The high sulfur content is indicative of low quality steel the vanadium was added to make it hard cheap.

I have heard others mention using our methods on different steels, but was not sure they followed what we do. With Jared teaching him I know Nate followed our methods right down the line, from the first hammer blow to the final polish. I have seen the fished blades and they look good.

While I only worked on high quality steel once I found out what high quality steel was, I had no idea that you could realize what I consider high endurance performance blades with lower quality steels.

I am proud of Jared and Nate for working with this steel, it if obvious they did a good job as proven by the performance qualities that are obvious by their testing. When we take our time and put a little extra effort into the development of our blades it may very well be worth it. But we will never know if we don't test.
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John Silveira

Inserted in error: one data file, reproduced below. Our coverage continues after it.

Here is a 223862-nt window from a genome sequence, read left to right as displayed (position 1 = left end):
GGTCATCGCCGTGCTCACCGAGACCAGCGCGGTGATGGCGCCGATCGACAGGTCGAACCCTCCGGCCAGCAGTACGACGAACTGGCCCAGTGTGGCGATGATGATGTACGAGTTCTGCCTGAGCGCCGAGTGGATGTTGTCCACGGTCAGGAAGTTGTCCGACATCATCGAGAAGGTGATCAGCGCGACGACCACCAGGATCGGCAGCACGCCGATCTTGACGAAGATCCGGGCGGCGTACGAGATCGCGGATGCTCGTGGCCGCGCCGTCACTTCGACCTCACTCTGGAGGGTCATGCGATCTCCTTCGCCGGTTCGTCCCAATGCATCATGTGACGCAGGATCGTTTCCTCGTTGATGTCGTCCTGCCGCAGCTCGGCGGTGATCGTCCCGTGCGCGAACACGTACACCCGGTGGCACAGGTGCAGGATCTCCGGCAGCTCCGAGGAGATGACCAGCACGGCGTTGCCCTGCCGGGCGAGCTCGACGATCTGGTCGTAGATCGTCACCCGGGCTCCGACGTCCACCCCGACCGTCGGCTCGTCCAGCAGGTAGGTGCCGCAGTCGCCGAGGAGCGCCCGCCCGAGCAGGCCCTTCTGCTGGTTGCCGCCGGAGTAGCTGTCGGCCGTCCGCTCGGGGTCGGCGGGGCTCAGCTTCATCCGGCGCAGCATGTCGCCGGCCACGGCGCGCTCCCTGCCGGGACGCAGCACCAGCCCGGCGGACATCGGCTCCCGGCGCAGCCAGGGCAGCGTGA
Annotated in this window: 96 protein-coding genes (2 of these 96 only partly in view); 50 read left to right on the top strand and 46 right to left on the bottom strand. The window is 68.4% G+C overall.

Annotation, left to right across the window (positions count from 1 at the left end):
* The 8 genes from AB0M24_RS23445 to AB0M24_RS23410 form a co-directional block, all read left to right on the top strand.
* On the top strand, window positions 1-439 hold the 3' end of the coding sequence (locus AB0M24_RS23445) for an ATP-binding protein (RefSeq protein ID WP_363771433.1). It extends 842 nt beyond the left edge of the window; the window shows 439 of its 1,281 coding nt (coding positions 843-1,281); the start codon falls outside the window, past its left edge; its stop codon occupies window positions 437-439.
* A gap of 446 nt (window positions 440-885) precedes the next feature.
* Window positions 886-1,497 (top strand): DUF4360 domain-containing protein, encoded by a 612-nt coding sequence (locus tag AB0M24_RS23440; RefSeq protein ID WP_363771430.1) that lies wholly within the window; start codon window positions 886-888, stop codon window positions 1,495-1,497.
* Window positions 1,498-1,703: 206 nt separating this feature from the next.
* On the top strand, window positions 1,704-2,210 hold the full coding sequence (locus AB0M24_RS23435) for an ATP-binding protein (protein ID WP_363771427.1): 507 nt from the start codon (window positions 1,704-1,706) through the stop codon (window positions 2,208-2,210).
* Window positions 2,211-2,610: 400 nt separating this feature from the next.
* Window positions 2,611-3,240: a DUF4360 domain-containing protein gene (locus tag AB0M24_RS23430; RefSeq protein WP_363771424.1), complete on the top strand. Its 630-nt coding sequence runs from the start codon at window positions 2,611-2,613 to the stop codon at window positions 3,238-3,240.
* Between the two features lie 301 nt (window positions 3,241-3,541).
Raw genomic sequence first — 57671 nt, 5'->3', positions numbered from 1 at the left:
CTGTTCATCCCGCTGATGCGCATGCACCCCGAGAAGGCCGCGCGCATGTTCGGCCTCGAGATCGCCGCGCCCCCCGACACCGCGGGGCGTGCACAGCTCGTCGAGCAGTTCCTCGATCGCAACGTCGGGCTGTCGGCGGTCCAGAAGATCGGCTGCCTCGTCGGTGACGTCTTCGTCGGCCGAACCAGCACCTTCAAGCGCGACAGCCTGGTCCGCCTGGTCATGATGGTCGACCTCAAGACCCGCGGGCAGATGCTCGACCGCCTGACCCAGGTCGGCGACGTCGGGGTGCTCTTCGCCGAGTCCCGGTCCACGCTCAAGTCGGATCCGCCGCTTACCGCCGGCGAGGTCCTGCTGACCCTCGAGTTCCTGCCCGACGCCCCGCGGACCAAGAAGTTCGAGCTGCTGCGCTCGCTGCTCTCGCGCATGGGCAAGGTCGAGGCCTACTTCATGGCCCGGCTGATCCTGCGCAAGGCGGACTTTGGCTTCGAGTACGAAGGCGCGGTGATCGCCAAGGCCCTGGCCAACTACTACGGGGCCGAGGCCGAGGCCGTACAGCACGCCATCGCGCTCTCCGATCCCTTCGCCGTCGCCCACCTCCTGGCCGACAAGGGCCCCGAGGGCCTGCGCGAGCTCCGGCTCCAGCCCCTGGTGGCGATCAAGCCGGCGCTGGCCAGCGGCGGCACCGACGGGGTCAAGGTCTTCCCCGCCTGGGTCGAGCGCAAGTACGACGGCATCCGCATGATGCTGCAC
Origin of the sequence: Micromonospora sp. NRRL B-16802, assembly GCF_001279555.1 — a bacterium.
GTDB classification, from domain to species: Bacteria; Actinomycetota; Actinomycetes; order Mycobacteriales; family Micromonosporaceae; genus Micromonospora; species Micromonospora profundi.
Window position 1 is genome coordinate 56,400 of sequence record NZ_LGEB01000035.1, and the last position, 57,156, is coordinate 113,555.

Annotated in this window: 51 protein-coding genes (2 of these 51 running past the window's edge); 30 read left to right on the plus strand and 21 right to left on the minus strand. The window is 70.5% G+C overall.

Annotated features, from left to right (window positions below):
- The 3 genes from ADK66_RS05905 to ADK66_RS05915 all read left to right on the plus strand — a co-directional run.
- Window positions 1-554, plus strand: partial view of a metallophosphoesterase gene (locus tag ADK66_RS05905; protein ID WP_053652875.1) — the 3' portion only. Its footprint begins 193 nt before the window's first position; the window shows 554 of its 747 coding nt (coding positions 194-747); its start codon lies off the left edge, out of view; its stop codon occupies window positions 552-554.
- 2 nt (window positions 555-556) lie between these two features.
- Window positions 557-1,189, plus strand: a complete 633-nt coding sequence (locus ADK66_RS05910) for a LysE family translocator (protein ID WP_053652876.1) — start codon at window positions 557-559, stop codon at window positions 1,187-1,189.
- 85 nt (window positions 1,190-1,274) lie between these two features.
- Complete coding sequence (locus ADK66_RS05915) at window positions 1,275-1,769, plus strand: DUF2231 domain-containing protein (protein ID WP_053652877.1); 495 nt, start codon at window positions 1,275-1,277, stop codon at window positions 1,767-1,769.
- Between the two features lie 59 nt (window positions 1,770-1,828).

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« Reply #3 on: April 12, 2016, 09:01:07 AM »

good report !

interesting - some years ago i bought a blade blank from an E-Bay supplier - he claimed the blank was made from a truck axle : a bit of research would leave me to believe the axle is 1045 or there abouts .

though i didn't do much testing with the blade and just finished it out - it turns out it does hold an edge pretty well. 

anyway -
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Nathan Summers
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« Reply #4 on: April 12, 2016, 07:11:33 PM »

It sure surprised me to find out the exact chemistry in this steel, thanks a TON Ed for taking the time to have that looked into for Jared and I!!! The bar that this knife was forged from was close to 2'' in diameter, and I forged it with consummate attention to HEPK protocol. The engraving on the tang reads: Well Rod 5-22-14, 350 cuts, 20-180 degree bends, and 5 edge flexes. I have another test blade made out of this steel ready to go in Jared's garage, I think we will put it to the test this weekend. Knowing now that this is a inferior steel, I wont do much more with it in the way of knives, but I did learn enough to make me want to find out what proper forging and heat treating can do to bring out the best in ANY steel. I can't wait to get back to the forge!!!

I'm out of time for the evening, I will upload some photos tomorrow once I have them re sized
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Ed Fowler
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« Reply #5 on: April 13, 2016, 08:29:06 AM »